Monday, 4 January 2010

Finding the Plot

Ok, this is my first post since Christmas so excuse me if it gets a bit ... disjointed. I've spent the intervening period furiously trying to pin down the plot of Back from the Dead, which seemed to be turning into a never-ending task. I'd set myself a target of today (4th Jan) to complete the design of the next draft, with the hope of incorporating all of the suggestions that the agent had for improving the book. As anyone who has had this sort of feedback knows, it can range from very specific to frustratingly vague. Luckily, the feedback I had was pretty specific, but it didn't stop me submitting a disastrous six chapter rewrite just before Christmas that completely missed the point. And even specific feedback leaves you with a whole bucketful of "how the hell do I make that happen?" kind of questions.

I tried all sorts of re-plotting techniques: Post-it notes, bullet-pointed lists, itemising the whole thing in Excel, etc. Every time I tried to catch the plot, it moved off in another direction and I thought about shooting it in the head more than once! Frustrated, I went back to rewriting chapters of the book instead and realised that a narrative method was the best way to approach the plotting problem.

Ordinarily, I hate synopses, but I decided to go for something really detailed that would cover every plot machination - roughly one paragraph per chapter. I quickly discovered that what I hate most about the synopsis is deciding what to leave out, so for a change I got to chuck in every relevant detail I could think of. As you may have noticed, I like to make life difficult for myself and I quickly hit a problem with two possible plot lines which were mutually exclusive. One was complex and very tightly constructed - eventually revealing the baddie as one of the characters you'd least expect. The other built on the draft I already had, bringing the existing baddies further to the fore and making them nastier. I love Swiss-watch precision-tooled plots, so I went with the former, tying my brain in knots for days as I tried to make the forward and backward stories tie together. I eventually got something that kind of worked, but it was way too complicated - especially for a children's book that I was trying to get down from 50,000 to around 45,000 words. Realising that maybe the agent was actually right when she told me I wasn't that good at plotting, I retraced my steps to take the latter path - suddenly it was like running on asphalt instead of through a swamp. I won't say it was easy from that point onwards, but it definitely became achievable.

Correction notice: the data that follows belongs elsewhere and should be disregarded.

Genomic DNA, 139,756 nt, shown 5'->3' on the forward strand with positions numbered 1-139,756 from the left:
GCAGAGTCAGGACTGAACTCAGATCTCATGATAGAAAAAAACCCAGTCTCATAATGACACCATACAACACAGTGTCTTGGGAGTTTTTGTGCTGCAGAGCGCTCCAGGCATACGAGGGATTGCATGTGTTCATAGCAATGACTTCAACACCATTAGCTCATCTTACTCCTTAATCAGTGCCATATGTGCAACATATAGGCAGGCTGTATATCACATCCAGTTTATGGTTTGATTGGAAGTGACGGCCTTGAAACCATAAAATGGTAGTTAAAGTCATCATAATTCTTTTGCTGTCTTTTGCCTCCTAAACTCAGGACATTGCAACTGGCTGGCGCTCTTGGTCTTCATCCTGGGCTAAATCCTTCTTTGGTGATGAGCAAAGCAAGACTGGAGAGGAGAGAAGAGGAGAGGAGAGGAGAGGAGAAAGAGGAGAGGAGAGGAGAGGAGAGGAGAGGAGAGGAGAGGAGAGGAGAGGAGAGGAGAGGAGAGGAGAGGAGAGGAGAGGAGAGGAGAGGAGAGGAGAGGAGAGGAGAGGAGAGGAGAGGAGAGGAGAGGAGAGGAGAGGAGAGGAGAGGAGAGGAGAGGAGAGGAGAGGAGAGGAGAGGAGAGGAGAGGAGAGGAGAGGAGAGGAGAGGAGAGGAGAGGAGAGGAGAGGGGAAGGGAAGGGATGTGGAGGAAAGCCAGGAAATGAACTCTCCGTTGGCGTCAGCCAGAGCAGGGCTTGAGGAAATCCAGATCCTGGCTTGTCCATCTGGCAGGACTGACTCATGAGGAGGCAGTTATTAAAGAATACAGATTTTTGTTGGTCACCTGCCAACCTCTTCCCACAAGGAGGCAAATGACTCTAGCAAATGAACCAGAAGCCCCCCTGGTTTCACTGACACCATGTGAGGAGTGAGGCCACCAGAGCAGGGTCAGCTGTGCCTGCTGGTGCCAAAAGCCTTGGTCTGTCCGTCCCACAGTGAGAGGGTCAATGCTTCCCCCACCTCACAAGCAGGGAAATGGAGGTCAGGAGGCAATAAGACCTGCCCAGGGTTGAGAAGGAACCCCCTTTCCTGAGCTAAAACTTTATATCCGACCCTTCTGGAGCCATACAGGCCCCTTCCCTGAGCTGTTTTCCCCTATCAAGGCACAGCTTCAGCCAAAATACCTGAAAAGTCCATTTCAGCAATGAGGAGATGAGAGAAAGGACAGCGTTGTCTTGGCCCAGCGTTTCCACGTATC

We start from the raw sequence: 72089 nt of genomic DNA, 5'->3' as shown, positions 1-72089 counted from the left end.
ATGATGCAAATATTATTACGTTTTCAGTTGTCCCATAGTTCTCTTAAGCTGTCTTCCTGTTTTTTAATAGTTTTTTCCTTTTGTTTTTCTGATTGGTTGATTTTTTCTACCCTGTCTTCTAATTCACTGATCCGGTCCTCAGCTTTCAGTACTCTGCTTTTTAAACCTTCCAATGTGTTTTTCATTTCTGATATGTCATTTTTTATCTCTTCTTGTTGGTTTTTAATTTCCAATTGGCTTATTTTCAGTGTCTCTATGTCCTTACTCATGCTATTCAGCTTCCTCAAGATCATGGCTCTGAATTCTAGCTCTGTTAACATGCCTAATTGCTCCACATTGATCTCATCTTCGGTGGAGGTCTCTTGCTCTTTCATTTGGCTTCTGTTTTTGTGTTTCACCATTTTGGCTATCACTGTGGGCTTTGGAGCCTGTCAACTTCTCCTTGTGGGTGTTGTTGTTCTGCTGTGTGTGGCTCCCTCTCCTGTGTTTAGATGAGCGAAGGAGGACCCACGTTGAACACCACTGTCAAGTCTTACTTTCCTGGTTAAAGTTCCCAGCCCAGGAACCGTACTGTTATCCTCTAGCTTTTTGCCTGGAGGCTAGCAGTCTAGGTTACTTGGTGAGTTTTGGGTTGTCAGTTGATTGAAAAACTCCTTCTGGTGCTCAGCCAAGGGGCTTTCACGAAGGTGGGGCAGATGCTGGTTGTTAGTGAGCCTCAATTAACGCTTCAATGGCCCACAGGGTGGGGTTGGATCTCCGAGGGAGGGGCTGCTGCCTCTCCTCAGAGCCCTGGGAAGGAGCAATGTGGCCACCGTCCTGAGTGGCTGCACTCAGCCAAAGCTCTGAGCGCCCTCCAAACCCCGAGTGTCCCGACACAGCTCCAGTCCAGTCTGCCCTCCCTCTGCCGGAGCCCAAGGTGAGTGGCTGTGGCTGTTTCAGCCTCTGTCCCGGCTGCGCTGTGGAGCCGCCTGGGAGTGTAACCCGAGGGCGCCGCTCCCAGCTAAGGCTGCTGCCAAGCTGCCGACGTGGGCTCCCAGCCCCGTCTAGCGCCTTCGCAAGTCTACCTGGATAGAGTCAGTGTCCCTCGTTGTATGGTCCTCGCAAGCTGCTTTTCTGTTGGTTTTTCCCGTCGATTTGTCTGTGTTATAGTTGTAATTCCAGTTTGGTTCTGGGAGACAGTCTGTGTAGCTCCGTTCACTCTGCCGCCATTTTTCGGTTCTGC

Managing to hit my own targets for a change, I now have a 4,000 word synopsis of the whole book to work from. I'm also hoping to get some feedback from the agent on this, so it could all change again. But change is good, right???


Update: The agent has read the synopsis (yes, already) and likes it! Full speed ahead then...

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